Why is Elmo drowning his sorrows in booze?
It might be H.R. 68. This bill, filed by Rep. Doug Lamborn, targets the Corporation for Public Broadcasting, a 44-year-old not-for-profit corporation that funds various TV and radio programs (including Sesame Street). Long the bane of ardent conservatives who view the CPB as a liberal mouthpiece for the government, Republicans swept into office after the mid-term elections have their sights set on ending federal funding for this organization.
It’s nothing new. Conservatives have tried for decades to gut funding from the CPB. In the 60s, Mr. Rogers even got involved defending the non-profit when President Nixon wanted to cut its budget by 50 percent.
But this latest attack on the CPB does more than just eliminate federal funding while the country recovers from the recession; it seeks to forever remove the option for funding the CPB. This could have disasterous effects on some PBS and NPR stations around the country.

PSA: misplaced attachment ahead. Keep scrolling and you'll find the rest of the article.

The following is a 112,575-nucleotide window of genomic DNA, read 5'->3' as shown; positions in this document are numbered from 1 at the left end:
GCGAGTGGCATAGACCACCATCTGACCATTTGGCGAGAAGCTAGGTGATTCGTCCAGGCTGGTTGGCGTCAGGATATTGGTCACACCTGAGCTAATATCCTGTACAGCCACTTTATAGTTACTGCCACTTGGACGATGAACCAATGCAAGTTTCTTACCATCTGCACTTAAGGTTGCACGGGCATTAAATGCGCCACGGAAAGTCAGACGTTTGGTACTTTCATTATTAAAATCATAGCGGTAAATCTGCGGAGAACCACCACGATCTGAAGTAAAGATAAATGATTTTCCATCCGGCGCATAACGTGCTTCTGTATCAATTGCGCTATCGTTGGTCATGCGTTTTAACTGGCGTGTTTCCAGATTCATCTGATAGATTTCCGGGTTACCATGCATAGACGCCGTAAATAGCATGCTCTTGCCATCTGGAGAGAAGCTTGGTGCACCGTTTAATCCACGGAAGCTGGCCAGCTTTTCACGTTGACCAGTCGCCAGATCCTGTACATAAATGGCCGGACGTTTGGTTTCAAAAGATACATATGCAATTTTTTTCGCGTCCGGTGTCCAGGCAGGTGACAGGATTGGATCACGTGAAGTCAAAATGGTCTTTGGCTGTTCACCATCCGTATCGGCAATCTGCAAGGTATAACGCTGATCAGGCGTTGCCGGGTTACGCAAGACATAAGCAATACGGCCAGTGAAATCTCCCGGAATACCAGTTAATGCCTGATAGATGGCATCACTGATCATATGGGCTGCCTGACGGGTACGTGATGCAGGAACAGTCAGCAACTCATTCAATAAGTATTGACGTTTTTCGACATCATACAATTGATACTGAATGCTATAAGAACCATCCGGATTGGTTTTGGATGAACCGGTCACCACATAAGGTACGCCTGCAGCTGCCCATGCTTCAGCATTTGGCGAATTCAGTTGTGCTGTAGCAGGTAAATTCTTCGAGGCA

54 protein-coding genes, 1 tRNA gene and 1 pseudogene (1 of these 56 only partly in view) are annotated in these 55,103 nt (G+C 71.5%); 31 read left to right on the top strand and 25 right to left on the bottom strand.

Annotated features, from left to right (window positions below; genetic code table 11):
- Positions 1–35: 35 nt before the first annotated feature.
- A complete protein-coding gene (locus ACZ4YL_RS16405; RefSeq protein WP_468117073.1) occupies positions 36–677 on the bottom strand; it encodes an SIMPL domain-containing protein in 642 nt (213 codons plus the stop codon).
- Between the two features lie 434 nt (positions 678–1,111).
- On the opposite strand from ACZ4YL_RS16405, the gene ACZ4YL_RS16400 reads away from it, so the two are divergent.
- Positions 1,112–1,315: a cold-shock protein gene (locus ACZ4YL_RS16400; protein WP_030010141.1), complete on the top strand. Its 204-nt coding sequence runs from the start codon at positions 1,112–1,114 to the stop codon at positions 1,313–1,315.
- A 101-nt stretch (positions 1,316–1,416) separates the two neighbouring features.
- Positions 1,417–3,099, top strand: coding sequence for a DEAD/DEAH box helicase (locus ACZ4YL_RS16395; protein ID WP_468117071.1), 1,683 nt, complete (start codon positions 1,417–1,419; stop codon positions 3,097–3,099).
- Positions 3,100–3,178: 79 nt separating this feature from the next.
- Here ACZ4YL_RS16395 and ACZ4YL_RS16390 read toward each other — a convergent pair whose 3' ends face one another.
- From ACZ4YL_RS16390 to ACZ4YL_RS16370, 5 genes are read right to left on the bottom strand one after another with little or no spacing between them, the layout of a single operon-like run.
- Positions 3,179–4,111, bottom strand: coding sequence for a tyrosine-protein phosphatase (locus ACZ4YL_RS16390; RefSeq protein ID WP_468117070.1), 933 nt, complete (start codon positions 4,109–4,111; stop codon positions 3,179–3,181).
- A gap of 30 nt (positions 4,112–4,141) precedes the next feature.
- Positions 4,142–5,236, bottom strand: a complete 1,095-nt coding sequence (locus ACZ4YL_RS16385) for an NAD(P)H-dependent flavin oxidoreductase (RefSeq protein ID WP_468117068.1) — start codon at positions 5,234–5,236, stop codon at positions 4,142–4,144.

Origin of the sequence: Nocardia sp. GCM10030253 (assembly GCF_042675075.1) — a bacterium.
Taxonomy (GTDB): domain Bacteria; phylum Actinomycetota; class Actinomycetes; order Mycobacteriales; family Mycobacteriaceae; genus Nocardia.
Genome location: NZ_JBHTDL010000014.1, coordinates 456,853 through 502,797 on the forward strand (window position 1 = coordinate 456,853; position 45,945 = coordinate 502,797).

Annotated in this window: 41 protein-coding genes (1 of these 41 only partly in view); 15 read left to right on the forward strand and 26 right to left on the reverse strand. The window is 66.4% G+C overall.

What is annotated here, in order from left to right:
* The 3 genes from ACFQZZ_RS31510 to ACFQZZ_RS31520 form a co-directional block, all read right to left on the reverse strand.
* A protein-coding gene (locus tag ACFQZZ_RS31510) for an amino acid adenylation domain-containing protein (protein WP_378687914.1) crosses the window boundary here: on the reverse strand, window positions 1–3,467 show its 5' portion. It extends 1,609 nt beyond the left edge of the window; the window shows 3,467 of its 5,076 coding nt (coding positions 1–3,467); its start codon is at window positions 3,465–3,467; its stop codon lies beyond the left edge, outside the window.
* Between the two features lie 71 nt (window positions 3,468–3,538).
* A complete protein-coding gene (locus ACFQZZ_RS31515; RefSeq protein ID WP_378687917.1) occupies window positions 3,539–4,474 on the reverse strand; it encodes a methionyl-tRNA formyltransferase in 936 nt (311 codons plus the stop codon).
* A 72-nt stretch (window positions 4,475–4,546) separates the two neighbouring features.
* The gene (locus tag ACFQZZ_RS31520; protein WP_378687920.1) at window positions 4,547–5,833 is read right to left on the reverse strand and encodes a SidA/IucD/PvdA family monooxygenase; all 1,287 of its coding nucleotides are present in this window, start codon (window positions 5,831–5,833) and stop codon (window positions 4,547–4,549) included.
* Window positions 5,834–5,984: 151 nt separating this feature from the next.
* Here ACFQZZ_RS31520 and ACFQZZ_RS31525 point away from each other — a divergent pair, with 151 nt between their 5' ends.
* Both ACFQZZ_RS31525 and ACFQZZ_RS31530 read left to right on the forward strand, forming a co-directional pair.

(The House has already passed a budget eliminating funding)
Rep. Lamborn, a Republican from Colorado, filed a similar bill last year that never made it out of committee. But he has much more support this session with the Republican majority in the House of Representatives.
In this session’s fierce budget fight between Tea Party-backed Republicans and President Obama, there is bound to be some casualties. But should educational programming one of them? Especially in this of age of dubious children’s programming – an issue these same Tea Party-backed Republicans have brought up before – pulling the plug on the Corporation for Public Broadcasting is not a smart move.
Rating: 4 teabags